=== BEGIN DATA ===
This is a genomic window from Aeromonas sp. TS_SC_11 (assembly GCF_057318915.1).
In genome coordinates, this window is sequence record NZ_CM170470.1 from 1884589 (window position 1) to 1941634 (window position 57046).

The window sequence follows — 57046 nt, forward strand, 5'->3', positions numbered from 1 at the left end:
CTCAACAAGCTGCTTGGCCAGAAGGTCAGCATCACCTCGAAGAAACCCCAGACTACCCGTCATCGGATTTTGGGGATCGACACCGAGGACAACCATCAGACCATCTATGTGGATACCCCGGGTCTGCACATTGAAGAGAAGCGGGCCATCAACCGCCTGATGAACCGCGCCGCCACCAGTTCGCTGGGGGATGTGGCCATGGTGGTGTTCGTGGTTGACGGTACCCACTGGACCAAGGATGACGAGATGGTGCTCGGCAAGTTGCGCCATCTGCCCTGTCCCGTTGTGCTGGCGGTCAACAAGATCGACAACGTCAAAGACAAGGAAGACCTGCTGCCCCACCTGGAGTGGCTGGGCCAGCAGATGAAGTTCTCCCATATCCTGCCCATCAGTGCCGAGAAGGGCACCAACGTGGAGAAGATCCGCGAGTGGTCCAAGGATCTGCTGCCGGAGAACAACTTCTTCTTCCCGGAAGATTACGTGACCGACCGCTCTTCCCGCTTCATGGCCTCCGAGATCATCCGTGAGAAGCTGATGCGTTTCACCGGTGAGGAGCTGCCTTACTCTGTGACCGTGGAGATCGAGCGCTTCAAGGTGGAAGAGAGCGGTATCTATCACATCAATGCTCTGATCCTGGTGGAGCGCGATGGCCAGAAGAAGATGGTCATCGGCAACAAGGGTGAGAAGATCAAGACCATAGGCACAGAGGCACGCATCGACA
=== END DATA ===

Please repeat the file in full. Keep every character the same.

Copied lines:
This is a genomic window from Aeromonas sp. TS_SC_11 (assembly GCF_057318915.1).
In genome coordinates, this window is sequence record NZ_CM170470.1 from 1884589 (window position 1) to 1941634 (window position 57046).

The window sequence follows — 57046 nt, forward strand, 5'->3', positions numbered from 1 at the left end:
CTCAACAAGCTGCTTGGCCAGAAGGTCAGCATCACCTCGAAGAAACCCCAGACTACCCGTCATCGGATTTTGGGGATCGACACCGAGGACAACCATCAGACCATCTATGTGGATACCCCGGGTCTGCACATTGAAGAGAAGCGGGCCATCAACCGCCTGATGAACCGCGCCGCCACCAGTTCGCTGGGGGATGTGGCCATGGTGGTGTTCGTGGTTGACGGTACCCACTGGACCAAGGATGACGAGATGGTGCTCGGCAAGTTGCGCCATCTGCCCTGTCCCGTTGTGCTGGCGGTCAACAAGATCGACAACGTCAAAGACAAGGAAGACCTGCTGCCCCACCTGGAGTGGCTGGGCCAGCAGATGAAGTTCTCCCATATCCTGCCCATCAGTGCCGAGAAGGGCACCAACGTGGAGAAGATCCGCGAGTGGTCCAAGGATCTGCTGCCGGAGAACAACTTCTTCTTCCCGGAAGATTACGTGACCGACCGCTCTTCCCGCTTCATGGCCTCCGAGATCATCCGTGAGAAGCTGATGCGTTTCACCGGTGAGGAGCTGCCTTACTCTGTGACCGTGGAGATCGAGCGCTTCAAGGTGGAAGAGAGCGGTATCTATCACATCAATGCTCTGATCCTGGTGGAGCGCGATGGCCAGAAGAAGATGGTCATCGGCAACAAGGGTGAGAAGATCAAGACCATAGGCACAGAGGCACGCATCGACA